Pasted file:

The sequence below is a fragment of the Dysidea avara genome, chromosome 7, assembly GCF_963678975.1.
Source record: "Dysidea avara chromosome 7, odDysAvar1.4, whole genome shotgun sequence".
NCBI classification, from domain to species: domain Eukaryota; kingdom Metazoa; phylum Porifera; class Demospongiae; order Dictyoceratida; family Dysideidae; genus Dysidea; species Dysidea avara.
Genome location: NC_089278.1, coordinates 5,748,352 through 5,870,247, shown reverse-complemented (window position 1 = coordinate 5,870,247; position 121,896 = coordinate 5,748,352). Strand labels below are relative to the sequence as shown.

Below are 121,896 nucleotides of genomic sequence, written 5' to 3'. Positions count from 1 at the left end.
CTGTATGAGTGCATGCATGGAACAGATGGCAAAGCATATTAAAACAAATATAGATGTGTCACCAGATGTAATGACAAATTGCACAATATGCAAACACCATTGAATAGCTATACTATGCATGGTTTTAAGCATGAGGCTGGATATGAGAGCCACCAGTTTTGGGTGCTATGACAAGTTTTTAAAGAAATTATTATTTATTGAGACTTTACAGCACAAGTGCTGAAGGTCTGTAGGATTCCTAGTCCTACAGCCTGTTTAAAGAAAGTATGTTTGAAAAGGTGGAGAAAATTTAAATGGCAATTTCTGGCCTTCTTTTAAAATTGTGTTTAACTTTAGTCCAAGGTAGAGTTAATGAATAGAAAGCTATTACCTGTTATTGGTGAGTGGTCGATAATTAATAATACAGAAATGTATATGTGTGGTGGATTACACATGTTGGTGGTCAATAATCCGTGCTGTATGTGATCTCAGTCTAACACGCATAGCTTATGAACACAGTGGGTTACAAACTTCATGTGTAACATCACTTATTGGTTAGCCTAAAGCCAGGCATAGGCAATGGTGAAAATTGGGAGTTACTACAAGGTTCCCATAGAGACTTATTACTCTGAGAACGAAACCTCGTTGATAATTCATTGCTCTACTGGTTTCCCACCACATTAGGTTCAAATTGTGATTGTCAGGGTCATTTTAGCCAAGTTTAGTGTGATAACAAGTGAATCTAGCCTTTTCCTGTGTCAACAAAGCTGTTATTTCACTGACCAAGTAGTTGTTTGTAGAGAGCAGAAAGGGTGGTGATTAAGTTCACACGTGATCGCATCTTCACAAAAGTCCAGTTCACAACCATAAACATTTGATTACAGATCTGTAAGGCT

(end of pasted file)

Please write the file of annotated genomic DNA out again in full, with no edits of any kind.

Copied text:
The sequence below is a fragment of the Dysidea avara genome, chromosome 7, assembly GCF_963678975.1.
Source record: "Dysidea avara chromosome 7, odDysAvar1.4, whole genome shotgun sequence".
NCBI classification, from domain to species: domain Eukaryota; kingdom Metazoa; phylum Porifera; class Demospongiae; order Dictyoceratida; family Dysideidae; genus Dysidea; species Dysidea avara.
Genome location: NC_089278.1, coordinates 5,748,352 through 5,870,247, shown reverse-complemented (window position 1 = coordinate 5,870,247; position 121,896 = coordinate 5,748,352). Strand labels below are relative to the sequence as shown.

Below are 121,896 nucleotides of genomic sequence, written 5' to 3'. Positions count from 1 at the left end.
CTGTATGAGTGCATGCATGGAACAGATGGCAAAGCATATTAAAACAAATATAGATGTGTCACCAGATGTAATGACAAATTGCACAATATGCAAACACCATTGAATAGCTATACTATGCATGGTTTTAAGCATGAGGCTGGATATGAGAGCCACCAGTTTTGGGTGCTATGACAAGTTTTTAAAGAAATTATTATTTATTGAGACTTTACAGCACAAGTGCTGAAGGTCTGTAGGATTCCTAGTCCTACAGCCTGTTTAAAGAAAGTATGTTTGAAAAGGTGGAGAAAATTTAAATGGCAATTTCTGGCCTTCTTTTAAAATTGTGTTTAACTTTAGTCCAAGGTAGAGTTAATGAATAGAAAGCTATTACCTGTTATTGGTGAGTGGTCGATAATTAATAATACAGAAATGTATATGTGTGGTGGATTACACATGTTGGTGGTCAATAATCCGTGCTGTATGTGATCTCAGTCTAACACGCATAGCTTATGAACACAGTGGGTTACAAACTTCATGTGTAACATCACTTATTGGTTAGCCTAAAGCCAGGCATAGGCAATGGTGAAAATTGGGAGTTACTACAAGGTTCCCATAGAGACTTATTACTCTGAGAACGAAACCTCGTTGATAATTCATTGCTCTACTGGTTTCCCACCACATTAGGTTCAAATTGTGATTGTCAGGGTCATTTTAGCCAAGTTTAGTGTGATAACAAGTGAATCTAGCCTTTTCCTGTGTCAACAAAGCTGTTATTTCACTGACCAAGTAGTTGTTTGTAGAGAGCAGAAAGGGTGGTGATTAAGTTCACACGTGATCGCATCTTCACAAAAGTCCAGTTCACAACCATAAACATTTGATTACAGATCTGTAAGGCT